Dating : 5 Things More Romantic Than Marriage

h2>Dating : 5 Things More Romantic Than Marriage

Or even red roses or fancy restaurants

Kris Gage

I’m not outright opposed to marriage per se… I just think people often get married for (what I perceive to be) the wrong reasons. And while maybe there aren’t any “right” reasons to get married — is it “right” to do it for “tax reasons?” For stability? For social status (“it’s what people do”)? — I also wonder: with everything else that’s bundled into it (see: above, and also this) is marriage even the best way to show our love?

This is most people’s first line of defense when it comes to supporting marriage as a show of “love.” It’s a testament of commitment; it’s a statement. You stand up in front of all your friends and family and declare yourself to each — publicly; legally — and that means something.

The problem with the commitment arguement is twofold:

  • As we all know, marriage has a “take-backsies clause;” i.e., divorce. And while nobody (well, hardly anybody, I would hope) goes into marriage with their eyes set on divorce, and many couples who have been married a long time say that this formal commitment (and the work and cost of divorce) helped keep them together in rough times.
  • Commitment isn’t about a one-and-done deal. It’s not about standing up once and declaring your love. Just because you showed up and said words on your wedding day doesn’t mean you continue to make the necessary investments to make a marriage work.

So. In that light, here are five things that I think are more romantic than marriage:

Especially aging parents.

Like, that scene from He’s Just Not That Into You guts me every time (which makes sense, because it’s supposed to.)

In short [spoiler!]: Ben Affleck and Jennifer Aniston’s characters break up because she wants to get married and he doesn’t (not just to her, but in general.) Then her dad has a heart attack (and survives), and she’s overwhelmed with trying to take care of him — with no help from her siblings or their spouses, who are all content to use Dad’s health as a free holiday of sorts. And just as we see her nearing her limit, she walks into the kitchen to see (ex) Affleck doing the dishes (and laundry, and grocery shopping.) And my god, MY HEART. That’s love. (And, that’s the entire point of the scene.)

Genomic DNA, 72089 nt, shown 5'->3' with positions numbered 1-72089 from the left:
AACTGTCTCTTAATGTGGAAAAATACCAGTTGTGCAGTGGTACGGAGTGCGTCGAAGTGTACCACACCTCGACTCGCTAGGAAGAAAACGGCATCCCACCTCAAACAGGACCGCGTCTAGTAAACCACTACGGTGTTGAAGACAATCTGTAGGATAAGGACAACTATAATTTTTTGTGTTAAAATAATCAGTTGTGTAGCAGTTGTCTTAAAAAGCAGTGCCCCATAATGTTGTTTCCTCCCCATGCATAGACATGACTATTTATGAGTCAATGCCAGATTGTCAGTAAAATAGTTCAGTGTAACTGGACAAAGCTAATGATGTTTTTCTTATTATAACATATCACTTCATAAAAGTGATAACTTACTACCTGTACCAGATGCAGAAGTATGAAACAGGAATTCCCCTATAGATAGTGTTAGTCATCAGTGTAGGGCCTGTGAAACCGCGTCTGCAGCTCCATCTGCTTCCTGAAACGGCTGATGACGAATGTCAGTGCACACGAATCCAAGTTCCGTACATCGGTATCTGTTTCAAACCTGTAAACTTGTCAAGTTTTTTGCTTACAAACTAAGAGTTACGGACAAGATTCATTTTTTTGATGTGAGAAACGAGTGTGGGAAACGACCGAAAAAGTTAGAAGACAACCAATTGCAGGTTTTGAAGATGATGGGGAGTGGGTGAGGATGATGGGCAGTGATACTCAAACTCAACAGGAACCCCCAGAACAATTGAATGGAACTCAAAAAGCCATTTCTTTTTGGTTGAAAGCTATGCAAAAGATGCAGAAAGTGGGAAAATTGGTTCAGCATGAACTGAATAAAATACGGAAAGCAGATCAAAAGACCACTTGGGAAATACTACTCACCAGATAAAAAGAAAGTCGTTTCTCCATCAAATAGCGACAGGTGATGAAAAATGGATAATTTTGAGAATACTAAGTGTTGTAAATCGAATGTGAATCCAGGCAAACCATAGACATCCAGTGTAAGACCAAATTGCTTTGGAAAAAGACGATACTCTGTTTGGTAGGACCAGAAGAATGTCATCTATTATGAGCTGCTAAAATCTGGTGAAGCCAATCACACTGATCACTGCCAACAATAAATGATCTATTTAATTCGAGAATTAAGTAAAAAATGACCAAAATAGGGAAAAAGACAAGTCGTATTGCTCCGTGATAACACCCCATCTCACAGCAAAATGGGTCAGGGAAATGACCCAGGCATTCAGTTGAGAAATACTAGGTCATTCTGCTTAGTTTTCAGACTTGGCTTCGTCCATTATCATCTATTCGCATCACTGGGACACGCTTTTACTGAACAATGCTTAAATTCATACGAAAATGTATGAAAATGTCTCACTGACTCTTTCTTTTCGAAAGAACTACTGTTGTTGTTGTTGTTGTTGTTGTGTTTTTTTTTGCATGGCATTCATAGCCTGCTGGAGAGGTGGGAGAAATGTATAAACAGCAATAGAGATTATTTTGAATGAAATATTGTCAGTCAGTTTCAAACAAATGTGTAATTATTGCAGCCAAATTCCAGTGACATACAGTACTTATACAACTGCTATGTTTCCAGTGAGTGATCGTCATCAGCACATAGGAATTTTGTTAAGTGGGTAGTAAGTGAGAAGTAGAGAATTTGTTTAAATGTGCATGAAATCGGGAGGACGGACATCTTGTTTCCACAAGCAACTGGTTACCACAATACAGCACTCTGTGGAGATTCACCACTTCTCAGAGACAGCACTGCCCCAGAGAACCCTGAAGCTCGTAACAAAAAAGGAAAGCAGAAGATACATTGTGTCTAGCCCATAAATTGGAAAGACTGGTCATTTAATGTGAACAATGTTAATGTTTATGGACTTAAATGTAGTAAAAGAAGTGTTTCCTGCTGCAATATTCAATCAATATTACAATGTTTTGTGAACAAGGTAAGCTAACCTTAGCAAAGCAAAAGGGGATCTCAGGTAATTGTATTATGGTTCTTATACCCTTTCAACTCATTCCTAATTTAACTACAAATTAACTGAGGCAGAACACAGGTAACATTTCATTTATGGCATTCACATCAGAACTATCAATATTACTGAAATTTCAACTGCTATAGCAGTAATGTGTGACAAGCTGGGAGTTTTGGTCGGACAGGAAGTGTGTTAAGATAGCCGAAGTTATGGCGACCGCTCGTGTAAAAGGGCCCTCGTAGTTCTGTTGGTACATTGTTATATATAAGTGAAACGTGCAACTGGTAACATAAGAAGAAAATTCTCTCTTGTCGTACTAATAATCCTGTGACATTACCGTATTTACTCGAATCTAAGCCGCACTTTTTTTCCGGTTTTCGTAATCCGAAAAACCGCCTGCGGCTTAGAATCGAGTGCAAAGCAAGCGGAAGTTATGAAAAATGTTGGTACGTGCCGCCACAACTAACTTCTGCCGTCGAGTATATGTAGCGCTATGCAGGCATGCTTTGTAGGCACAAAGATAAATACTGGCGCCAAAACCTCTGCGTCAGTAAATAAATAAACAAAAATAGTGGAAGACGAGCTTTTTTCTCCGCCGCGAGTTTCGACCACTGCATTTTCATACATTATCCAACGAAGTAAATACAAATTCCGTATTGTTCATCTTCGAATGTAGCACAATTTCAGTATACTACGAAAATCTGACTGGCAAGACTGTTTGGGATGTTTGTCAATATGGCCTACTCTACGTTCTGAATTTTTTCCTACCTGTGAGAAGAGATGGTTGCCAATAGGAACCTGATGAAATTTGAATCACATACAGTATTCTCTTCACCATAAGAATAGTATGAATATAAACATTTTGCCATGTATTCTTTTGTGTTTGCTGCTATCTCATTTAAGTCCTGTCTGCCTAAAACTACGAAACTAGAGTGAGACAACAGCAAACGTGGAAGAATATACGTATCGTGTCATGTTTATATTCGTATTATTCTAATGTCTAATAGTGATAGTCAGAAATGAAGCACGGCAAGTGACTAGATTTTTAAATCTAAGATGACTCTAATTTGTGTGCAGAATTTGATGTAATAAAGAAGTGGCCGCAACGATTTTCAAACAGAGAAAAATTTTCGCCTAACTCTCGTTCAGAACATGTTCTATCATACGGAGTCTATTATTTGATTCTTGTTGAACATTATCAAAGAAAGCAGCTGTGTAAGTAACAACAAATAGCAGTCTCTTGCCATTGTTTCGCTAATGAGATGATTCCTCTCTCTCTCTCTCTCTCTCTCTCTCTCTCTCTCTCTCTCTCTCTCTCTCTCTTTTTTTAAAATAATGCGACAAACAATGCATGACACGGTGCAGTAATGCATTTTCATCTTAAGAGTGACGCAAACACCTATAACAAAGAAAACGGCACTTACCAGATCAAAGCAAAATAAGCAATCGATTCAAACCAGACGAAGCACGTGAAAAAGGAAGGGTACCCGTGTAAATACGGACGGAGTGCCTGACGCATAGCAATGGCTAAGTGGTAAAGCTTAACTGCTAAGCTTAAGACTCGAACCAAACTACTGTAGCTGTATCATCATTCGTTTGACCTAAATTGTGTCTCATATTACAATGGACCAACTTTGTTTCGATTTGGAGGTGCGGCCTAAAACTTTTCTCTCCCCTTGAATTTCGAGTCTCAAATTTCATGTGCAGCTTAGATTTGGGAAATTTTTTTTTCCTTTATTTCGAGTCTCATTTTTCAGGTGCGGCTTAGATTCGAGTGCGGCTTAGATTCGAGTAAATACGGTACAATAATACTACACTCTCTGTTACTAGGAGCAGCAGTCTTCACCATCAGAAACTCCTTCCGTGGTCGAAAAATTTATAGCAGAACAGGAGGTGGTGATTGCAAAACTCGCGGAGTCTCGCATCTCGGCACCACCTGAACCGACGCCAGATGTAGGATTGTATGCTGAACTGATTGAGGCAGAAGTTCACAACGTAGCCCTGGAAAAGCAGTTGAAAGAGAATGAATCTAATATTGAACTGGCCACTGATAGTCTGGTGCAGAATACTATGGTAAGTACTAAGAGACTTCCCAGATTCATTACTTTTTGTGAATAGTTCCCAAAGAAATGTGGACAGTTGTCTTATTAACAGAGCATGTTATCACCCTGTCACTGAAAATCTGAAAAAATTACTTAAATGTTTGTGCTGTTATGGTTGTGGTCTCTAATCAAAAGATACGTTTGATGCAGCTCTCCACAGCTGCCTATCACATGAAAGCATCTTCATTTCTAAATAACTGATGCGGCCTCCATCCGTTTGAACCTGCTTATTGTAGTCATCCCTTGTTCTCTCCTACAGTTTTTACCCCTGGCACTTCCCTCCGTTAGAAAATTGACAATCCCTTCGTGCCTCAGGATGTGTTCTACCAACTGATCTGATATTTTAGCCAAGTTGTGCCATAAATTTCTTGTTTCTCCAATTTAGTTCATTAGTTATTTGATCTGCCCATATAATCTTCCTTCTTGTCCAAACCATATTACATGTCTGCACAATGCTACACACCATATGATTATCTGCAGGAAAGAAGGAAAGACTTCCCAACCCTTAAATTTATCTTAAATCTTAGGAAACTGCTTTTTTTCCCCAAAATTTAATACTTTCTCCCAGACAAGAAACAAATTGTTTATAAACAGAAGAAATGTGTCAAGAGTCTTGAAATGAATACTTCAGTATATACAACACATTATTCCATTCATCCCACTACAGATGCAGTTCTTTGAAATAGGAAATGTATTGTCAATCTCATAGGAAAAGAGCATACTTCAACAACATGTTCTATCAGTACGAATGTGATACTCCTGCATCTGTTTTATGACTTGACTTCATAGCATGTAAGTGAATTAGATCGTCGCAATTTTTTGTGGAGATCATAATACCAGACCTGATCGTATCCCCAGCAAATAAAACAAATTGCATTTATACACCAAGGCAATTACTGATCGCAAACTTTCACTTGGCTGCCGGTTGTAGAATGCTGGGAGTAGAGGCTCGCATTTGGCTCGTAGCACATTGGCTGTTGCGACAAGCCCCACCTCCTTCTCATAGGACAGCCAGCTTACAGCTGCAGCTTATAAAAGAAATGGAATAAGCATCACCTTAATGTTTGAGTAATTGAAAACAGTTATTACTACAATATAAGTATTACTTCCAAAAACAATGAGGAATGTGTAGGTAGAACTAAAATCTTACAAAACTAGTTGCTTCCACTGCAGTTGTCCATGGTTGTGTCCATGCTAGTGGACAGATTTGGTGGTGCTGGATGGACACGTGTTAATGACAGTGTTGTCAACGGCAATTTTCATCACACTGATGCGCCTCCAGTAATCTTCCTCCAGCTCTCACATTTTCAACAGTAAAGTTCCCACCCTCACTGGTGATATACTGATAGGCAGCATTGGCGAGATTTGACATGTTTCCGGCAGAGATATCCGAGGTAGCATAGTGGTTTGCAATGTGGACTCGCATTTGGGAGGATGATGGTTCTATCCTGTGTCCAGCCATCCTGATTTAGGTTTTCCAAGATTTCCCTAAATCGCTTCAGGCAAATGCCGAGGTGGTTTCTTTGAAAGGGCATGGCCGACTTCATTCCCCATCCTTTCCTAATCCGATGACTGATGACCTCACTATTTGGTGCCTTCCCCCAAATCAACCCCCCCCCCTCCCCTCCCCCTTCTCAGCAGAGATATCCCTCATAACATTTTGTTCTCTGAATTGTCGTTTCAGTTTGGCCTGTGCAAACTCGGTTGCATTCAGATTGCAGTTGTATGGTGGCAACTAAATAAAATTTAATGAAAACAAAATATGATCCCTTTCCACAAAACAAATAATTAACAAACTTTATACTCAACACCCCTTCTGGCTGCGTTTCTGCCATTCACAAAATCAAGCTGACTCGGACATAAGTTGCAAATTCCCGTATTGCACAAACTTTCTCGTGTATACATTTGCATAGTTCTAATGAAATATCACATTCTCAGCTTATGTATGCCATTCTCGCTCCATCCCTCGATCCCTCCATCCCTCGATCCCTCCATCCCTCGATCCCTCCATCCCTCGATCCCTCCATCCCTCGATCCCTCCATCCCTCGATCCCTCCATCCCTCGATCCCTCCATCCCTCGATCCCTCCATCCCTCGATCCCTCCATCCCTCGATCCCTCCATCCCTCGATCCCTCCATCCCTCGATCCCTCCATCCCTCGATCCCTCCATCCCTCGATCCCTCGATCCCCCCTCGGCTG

Or bone marrow, or whatever. Because I mean, damn — that is love.

I knew I was still a little hung up with an ex when I realized, a year after we broke up, that I would still give a kidney for him. (That’s changed now — especially since he’s married. He can procure his own organs.)

But this is a true test of love — whether it’s between a couple, siblings, or friends. And, unlike marriage, there are no take-backsies or un-do’s. This is truly forever (or, more accurately: actually til death do you part.)

Too often, in relationships, we get into codependent models: we think we should “complete” each other, or see them as “our everything,” our “better half” — all statements that imply that neither of us are not whole on our own. This isn’t romantic; it is unhealthy. And while that high may feel good, it’s not where we want to be for a strong relationship.

Much more romantic than harboring them and holding them close, expecting them to fulfill spouse duties, many of which mean “staying the same” (since marriage has no many emotional connotations of “stability”) is to let them develop as a full individual and treat them accordingly — and doing the same.

You want to know one of my (many) reasons for not wanting to get married? I hate the jokes (“jokes?”) that people make about their spouses, pretending they’re stuck in some bullshit situation they can’t fix. It’s not cute, and I don’t want it.

I would never want someone to feel “stuck” with me, or like they’re with me because they said a few words a few years ago and now it’s too costly or too big of a hassle to change your mind. Fuck. That.

I want to know that my partner is with me because they want to be. I want to give them the same reassurance.

So, yeah, when people ask if “freedom” is my reason for not wanting to get married, my answer is “it’s part of it,” but it’s just as much about my partner’s freedom as it is mine.

This is really a repetition of the above, but it’s worth calling it out because it’s also the inverse: because you know your partner could, in theory, walk (much more easily than if you were married), there may be more incentive to make it work.

Put another way: I think a lot of people sort of “kick back” once they’re married — get lazy, have less sex, let themselves go, whatever. And if that’s true, then it only makes sense that the opposite is true too.

Bonus points for learning their love language (and using it.) Study up, butter cup: there are only five: physical touch, quality time, gifts, acts of service, and words of affirmation. Figure out your partners, forget the rest, and double down on the efforts that matter.

ACTUALLY putting in the actual effort is way more romantic — and sexier — than any piece of paper will ever be. At least for me.

Read also  Dating : Birds of a Feather

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